Market Pavilion

address: 13 Verdijeva Street
Period: Historicism
Kind: Immovable material heritage
Century: 19
Year: 1881
Purpose: business

Rijeka's market pavilions were constructed between 1880 and 1881 according to the project by Izidor Wauchnig, an engineer from the City Technical Office. 

Two equal pavilion-type structures were placed one behind the other along the longer axis of symmetry, continuing into the fishing market, on an area that had just been filled in a few years before (civitas novae).

According to the original project, the interior of both pavilions was designed as a large and high room without any partitions, with sales “boxes” along the outer shell of the building. Only the area of the entrances and exits on the front and back façades of both pavilions were separated from the central sales “hall”. Furthermore, two separate areas were planned in the centre, which would also serve for sale, but they would also direct the movement of buyers.

In 1971, another floor was added to the first pavilion, accessed by the staircase in the centre of the ground floor, and in 1974, the same was done on the second pavilion. In this pavilion, the staircase is situated in the southeast corner of the building. An open space above the separate areas in the ground floor was formed on the first floor, bordered by rail, so movement is circumferential just like on the ground floor.

The entire appearance of the building is characterized by an iron construction. On the outside, it can be seen in the form of the side elevations, with walls in the lower part and a glass shell with iron frames in the upper part. This manner of construction was common at the time in municipal construction so it is clear that Wauchnig was well-acquainted with the contemporary construction trends and innovations. The north and south (entrance) façades are divided into three registers, of which the central one represents the entry portal, while the side ones are walled areas with decorative elements.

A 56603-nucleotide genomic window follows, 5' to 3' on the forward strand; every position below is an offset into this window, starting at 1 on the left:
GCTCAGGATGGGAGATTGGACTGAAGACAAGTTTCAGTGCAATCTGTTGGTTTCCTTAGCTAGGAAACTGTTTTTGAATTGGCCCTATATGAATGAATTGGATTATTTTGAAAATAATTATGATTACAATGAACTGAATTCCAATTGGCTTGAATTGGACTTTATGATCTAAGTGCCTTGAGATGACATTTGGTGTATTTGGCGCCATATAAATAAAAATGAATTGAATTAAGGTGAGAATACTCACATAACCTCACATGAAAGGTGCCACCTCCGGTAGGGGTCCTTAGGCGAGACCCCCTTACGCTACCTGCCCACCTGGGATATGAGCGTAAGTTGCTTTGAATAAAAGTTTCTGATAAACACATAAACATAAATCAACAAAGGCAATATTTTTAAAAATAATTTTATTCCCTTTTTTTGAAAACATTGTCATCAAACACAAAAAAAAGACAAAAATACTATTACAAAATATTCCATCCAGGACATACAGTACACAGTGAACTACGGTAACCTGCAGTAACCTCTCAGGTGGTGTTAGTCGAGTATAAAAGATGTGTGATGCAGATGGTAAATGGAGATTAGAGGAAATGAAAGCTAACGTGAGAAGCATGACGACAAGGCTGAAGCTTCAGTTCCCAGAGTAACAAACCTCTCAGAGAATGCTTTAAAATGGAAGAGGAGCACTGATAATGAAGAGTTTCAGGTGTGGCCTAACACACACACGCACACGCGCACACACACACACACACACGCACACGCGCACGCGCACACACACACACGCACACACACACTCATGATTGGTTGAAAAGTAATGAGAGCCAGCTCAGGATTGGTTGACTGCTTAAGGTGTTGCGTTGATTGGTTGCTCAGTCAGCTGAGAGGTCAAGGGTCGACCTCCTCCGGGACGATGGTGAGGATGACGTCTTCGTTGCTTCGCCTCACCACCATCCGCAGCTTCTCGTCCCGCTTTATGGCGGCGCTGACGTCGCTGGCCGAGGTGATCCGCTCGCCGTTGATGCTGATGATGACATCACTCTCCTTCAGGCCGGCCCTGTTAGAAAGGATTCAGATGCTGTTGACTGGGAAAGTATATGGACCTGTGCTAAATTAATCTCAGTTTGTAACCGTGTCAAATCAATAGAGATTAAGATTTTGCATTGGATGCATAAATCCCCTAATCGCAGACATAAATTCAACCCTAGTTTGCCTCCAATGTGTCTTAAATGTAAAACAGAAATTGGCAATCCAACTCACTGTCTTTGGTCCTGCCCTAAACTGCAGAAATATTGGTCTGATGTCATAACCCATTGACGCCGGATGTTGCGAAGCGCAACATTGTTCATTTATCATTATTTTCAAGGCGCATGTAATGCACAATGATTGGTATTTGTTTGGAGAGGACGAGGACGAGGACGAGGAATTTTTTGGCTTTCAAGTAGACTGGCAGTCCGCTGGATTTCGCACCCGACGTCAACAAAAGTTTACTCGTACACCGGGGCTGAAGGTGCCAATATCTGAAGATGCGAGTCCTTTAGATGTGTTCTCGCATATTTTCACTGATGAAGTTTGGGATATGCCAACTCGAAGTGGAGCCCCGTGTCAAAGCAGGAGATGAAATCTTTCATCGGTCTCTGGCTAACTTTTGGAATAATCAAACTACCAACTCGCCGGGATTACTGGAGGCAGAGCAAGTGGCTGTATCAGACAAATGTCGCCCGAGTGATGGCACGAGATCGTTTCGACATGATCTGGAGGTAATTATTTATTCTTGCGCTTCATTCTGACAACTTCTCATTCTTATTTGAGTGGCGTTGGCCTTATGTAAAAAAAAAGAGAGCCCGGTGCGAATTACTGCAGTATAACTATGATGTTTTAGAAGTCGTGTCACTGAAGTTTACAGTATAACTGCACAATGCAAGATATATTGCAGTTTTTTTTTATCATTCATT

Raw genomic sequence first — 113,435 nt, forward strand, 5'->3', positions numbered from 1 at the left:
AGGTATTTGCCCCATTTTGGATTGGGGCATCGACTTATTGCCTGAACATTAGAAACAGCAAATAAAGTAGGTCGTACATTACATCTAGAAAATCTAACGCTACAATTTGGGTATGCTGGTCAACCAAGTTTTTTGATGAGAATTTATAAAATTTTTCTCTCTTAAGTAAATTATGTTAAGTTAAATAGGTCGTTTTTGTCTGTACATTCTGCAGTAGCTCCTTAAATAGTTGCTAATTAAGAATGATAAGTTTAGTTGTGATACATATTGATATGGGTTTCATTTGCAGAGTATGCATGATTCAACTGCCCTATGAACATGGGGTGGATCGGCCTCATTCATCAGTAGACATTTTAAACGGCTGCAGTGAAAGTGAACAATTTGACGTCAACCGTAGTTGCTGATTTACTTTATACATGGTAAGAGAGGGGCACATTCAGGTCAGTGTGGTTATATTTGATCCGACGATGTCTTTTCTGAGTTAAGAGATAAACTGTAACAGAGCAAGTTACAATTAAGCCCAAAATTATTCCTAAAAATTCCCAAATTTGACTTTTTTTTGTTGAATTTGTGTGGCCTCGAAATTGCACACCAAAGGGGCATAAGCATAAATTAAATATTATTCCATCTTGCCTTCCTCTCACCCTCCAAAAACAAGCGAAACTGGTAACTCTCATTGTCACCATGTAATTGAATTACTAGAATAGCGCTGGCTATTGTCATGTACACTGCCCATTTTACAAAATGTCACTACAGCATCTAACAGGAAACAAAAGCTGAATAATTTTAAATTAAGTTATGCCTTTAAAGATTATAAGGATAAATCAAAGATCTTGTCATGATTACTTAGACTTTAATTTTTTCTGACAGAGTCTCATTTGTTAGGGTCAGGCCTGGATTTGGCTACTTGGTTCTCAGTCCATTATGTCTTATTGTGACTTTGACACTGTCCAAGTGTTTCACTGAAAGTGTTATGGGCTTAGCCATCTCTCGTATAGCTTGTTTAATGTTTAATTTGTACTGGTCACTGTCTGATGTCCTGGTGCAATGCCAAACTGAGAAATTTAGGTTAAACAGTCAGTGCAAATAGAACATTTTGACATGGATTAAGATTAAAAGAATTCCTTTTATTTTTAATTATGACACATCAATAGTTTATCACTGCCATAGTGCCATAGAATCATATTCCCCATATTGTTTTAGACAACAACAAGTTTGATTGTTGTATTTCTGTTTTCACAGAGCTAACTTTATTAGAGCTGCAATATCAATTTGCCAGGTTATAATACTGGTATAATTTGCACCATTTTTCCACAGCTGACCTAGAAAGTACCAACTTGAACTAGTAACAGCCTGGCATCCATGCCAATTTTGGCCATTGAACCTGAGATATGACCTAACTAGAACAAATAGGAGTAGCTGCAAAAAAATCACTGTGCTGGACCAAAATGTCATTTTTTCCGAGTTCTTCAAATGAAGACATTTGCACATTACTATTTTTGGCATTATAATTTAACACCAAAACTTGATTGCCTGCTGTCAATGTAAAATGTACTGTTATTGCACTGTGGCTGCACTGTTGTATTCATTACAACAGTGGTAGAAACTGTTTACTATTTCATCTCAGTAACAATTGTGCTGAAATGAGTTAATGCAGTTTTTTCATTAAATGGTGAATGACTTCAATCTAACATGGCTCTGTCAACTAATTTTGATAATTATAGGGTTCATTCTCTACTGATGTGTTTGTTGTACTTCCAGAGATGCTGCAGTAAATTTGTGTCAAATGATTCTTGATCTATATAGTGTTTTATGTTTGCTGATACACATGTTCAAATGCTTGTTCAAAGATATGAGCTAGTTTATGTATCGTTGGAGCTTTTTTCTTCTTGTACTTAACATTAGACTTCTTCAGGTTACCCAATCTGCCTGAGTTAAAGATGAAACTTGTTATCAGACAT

Besides the window area and decorations made of terracotta, the pavilion façades have a recognizable green colour which lost its glow during the years. In 2009, on the request by the Conservation Department in Rijeka, the first pavilion was restored to its original colour, and some other construction works were performed like roof repair and the restoration of architectural sculptures. During the works, the market remained open. In its 125 years of work, the market was closed only during renovation/reconstruction in 1971 and 1974.



Although the pavilions are not included in the List of Protected Immobile Heritage of the Republic of Croatia, the restoration from 2009 says a lot about the significance of the pavilion in the everyday life of the city, and it is supposed that owing to its historic and municipal importance such care will continue in the future.


Domijan, Lea, Neka nova Rijeka, Sušačka revija, vol. X, no. 40, Klub Sušačana, Rijeka, 2002.  

Arhitektura historicizma u Rijeci: 1845. – 1900., ed. Daina Glavočić, MMSU, Rijeka,  2007.

Glavočić, Daina, Tako je gradio Gorup, Sušačka revija, vol. XVII., no. 64, Klub Sušačana, Rijeka, 2009.

Matejčić, Radmila, Povijest gradnje pokrivenih tržnica u Rijeci, u: Gradska tržnica Rijeka 1881. – 1891., Jubilee Monograph, Rijeka, 1981, pp. 21–36. 

Matejčić, Radmila, Kako čitati grad. Rijeka jučer, danas, Adamić, Rijeka, 2007.

Musić, Ivo (ed.) Gradska tržnica Rijeka 1881. – 1891., City Market Rijeka, Rijeka, 1891.


Tags: marketpavilion, historicism